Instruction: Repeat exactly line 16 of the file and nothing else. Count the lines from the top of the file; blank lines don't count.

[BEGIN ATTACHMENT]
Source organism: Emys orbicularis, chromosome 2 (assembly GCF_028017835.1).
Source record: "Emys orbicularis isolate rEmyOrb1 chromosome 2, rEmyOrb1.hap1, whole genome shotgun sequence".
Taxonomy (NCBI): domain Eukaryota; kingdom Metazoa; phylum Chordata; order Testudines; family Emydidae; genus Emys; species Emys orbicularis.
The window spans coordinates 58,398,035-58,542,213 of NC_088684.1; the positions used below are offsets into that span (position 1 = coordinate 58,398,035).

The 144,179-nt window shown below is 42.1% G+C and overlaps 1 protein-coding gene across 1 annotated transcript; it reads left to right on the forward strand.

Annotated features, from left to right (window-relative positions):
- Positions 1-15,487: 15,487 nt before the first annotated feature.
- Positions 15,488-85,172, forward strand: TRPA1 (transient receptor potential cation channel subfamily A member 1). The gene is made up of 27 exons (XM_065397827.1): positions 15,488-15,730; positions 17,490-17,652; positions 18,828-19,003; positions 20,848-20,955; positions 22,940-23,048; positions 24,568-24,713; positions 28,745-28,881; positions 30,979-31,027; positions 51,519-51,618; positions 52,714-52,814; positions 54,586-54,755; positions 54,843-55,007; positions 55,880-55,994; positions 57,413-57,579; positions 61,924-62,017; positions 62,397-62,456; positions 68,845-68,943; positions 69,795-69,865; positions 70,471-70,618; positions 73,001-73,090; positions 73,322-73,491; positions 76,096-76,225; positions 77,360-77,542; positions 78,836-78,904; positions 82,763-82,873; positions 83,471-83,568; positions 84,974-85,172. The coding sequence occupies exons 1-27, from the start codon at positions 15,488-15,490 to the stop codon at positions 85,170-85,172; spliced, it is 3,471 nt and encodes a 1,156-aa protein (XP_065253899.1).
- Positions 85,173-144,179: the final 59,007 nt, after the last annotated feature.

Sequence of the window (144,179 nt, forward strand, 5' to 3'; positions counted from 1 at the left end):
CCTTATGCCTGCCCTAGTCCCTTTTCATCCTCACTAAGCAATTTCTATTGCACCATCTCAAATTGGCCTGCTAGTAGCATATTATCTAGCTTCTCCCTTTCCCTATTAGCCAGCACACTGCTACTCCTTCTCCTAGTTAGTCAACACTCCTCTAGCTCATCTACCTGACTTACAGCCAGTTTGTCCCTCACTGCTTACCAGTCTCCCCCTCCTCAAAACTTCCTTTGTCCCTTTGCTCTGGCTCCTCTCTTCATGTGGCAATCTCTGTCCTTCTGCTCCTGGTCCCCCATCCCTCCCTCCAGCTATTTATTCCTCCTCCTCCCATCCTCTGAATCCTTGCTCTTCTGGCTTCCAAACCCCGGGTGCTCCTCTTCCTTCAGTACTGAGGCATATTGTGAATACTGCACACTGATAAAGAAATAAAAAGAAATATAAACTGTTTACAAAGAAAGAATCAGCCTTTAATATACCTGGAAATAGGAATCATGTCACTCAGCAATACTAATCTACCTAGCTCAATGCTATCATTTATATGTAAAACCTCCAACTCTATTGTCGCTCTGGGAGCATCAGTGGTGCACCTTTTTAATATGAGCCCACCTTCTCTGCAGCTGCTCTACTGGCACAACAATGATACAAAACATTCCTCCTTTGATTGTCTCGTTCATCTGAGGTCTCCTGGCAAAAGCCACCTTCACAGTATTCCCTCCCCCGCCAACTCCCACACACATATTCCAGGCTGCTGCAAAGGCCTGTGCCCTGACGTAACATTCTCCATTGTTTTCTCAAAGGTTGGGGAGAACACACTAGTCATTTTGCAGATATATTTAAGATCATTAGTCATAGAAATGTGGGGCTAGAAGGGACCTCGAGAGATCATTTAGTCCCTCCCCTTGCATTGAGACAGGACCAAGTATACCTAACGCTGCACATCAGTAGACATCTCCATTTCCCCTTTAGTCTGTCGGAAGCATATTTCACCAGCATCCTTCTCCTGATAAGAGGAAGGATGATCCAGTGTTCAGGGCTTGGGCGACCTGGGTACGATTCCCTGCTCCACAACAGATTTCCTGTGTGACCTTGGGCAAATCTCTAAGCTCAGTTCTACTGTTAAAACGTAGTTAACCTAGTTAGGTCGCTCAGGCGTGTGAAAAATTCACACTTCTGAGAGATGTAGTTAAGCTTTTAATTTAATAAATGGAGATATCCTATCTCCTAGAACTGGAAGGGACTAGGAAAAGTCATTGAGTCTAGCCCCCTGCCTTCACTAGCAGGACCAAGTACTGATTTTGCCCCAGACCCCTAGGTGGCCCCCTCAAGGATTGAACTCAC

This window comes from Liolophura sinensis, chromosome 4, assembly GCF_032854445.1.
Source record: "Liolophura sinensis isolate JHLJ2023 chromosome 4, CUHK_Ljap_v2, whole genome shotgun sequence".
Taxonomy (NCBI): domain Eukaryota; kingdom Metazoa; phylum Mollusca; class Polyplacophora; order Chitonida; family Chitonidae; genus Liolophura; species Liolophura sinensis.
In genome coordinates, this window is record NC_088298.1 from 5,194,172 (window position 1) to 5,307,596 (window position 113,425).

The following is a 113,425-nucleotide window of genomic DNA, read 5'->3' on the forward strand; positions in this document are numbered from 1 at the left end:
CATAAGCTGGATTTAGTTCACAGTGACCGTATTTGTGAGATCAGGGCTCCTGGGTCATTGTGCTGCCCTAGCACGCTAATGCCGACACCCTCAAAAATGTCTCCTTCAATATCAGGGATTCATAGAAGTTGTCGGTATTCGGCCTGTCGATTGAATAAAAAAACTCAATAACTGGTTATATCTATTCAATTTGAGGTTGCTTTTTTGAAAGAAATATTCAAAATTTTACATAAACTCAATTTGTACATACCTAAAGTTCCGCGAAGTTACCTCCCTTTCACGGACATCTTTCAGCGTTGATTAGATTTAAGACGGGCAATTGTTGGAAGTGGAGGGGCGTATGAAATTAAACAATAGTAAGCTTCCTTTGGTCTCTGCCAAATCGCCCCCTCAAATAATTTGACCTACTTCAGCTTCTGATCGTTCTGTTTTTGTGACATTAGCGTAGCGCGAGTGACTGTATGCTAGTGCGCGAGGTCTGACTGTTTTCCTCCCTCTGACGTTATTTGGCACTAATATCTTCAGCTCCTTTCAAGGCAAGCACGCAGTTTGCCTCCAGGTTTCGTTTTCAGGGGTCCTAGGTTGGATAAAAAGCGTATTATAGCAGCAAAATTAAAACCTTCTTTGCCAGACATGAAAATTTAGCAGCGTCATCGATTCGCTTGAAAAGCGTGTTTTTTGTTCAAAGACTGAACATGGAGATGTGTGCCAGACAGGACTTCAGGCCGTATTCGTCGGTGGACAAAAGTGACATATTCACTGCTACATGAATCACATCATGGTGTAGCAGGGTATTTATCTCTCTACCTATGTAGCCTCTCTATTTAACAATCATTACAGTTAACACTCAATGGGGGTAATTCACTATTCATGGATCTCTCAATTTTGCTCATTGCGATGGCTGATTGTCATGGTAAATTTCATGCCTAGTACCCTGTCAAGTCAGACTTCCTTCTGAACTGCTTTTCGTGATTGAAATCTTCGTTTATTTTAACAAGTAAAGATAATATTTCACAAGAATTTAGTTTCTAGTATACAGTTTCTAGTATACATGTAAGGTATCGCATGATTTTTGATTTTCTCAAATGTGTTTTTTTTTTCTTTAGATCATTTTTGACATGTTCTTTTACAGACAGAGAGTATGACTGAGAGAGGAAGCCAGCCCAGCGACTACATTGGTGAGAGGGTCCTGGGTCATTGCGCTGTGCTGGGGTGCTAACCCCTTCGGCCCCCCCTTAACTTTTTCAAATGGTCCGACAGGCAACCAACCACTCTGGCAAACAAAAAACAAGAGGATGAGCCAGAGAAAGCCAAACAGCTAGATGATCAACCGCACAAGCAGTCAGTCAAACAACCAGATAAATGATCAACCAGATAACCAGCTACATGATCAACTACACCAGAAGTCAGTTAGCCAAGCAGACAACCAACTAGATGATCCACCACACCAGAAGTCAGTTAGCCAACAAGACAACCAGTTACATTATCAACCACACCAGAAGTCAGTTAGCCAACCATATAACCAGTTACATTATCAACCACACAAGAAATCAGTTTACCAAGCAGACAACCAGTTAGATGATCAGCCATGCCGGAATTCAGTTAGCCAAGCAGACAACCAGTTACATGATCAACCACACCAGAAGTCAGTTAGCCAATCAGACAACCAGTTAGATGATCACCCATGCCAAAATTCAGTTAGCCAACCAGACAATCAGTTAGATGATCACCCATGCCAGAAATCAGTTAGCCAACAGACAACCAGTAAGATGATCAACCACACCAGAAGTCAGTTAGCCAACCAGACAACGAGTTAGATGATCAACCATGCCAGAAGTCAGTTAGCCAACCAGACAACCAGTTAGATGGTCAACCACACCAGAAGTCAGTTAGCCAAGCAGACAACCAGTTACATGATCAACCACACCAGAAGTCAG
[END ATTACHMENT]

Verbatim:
The following is a 113,425-nucleotide window of genomic DNA, read 5'->3' on the forward strand; positions in this document are numbered from 1 at the left end: